For example, having a broad "ED Antibiotics Order Set" means you are missing opportunities to develop disease-related, evidence-based order sets, which often involve more than just antibiotics. While in the short-run, physicians may like having all of their antibiotics in one place, they may get frustrated looking for other medications related to disease management, and/or miss other quality indicators. 

The solution to this type of Frankenforms is generally the construction of a larger library of disease-related, evidence-based order sets, focused on common disease pathways that doctors are responsible for initiating after they reach a diagnosis. (And so you might even want a separate library of order sets used to work up common chief complaints, to help them reach this diagnosis!)

While creating (and maintaining!) this larger library can take time and resources, it generally results in shorter, disease-related order sets, which are focused on the total management of the patient in an evidence-based manner, with better decision support, better provider satisfaction, better quality compliance, and better overall time savings. 


If 'going electronic' means that you will need Informatics resources to identify and fix existing Frankenforms, then budgeting for a successful EMR implementation generally means : 
  • Conducting a complete review of all current clinical documentation and forms.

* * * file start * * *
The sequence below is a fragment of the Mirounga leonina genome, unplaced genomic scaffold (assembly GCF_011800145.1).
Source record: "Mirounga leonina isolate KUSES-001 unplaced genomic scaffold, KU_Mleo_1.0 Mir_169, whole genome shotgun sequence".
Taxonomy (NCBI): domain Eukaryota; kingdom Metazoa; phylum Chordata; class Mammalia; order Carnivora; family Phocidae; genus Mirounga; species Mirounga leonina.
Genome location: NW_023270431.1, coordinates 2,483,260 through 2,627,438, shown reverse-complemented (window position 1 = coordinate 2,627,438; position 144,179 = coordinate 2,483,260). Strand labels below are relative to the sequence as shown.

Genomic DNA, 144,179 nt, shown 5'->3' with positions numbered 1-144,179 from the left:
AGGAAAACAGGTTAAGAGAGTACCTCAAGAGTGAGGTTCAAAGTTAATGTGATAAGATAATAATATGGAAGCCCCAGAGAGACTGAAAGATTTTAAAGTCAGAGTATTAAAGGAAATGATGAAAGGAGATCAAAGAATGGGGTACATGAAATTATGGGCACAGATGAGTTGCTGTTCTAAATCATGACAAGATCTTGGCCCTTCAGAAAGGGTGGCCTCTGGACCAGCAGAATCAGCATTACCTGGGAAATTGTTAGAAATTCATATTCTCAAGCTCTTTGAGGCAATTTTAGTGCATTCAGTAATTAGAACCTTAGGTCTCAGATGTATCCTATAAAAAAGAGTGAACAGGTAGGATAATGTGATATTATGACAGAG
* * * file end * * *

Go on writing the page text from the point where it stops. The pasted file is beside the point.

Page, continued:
• Developing a good understanding of your current workflow issues by estimating the number (and type) of Frankenforms currently in use
  • Planning and budgeting for the informatics resources necessary to fix (and maintain!) your solutions.
And so the first step in solving these issues is finding an experienced Informatics or workflow professional, and asking them to do a good current-state and needs analysis. The answer will help determine your success and satisfaction with your new EMR implementation!

I hope this post has been helpful in creating understanding and clarity. Thank you so much for reading my blog, and many happy wishes for 2016!

Have any thoughts about workflow redesign and optimization? Leave them in the comments section below!


David Toohey said...

Dirk. This is a very good parsing of the issues and challenges......but also suggestive of the power of getting it right with IT-enabled solutions. "Paper-to-Glass" is an abomination but all too common. It is a lazy, 'quick-and-dirty' response to a requirement to go paperless. What is needed instead is to work with the stakeholders to devise a solution that uses the power of informatics optimally.....not slavishly copy the paper forms. When done right this can deliver major benefits in terms of error-avoidance, safety, productivity/efficiency, remote-access, completeness/accuracy and compliance. It can also provide excellent traceability and auditability. Avoiding a Frankenform requires significant and insightful work......a price many don't seem prepared to pay.

Dirk Stanley, MD, MPH said...

David - I couldn't agree more. But if you buy the car, you have to be prepared to pay for the gas too. This is one of the "hidden costs" of EMR implementation that is hard to budget for, unless you have an experienced Informaticist on board early to help evaluate the state of the current paper documentation prior to electronic conversion. Unfortunately, without recognizing Frankenforms, organizations will struggle when they try to just build electronic versions of their current paper documentation. As someone who believes in the potential for IT to improve and streamline care, I think it's important to understand these issues prior to EMR conversion. Thanks for your feedback! :)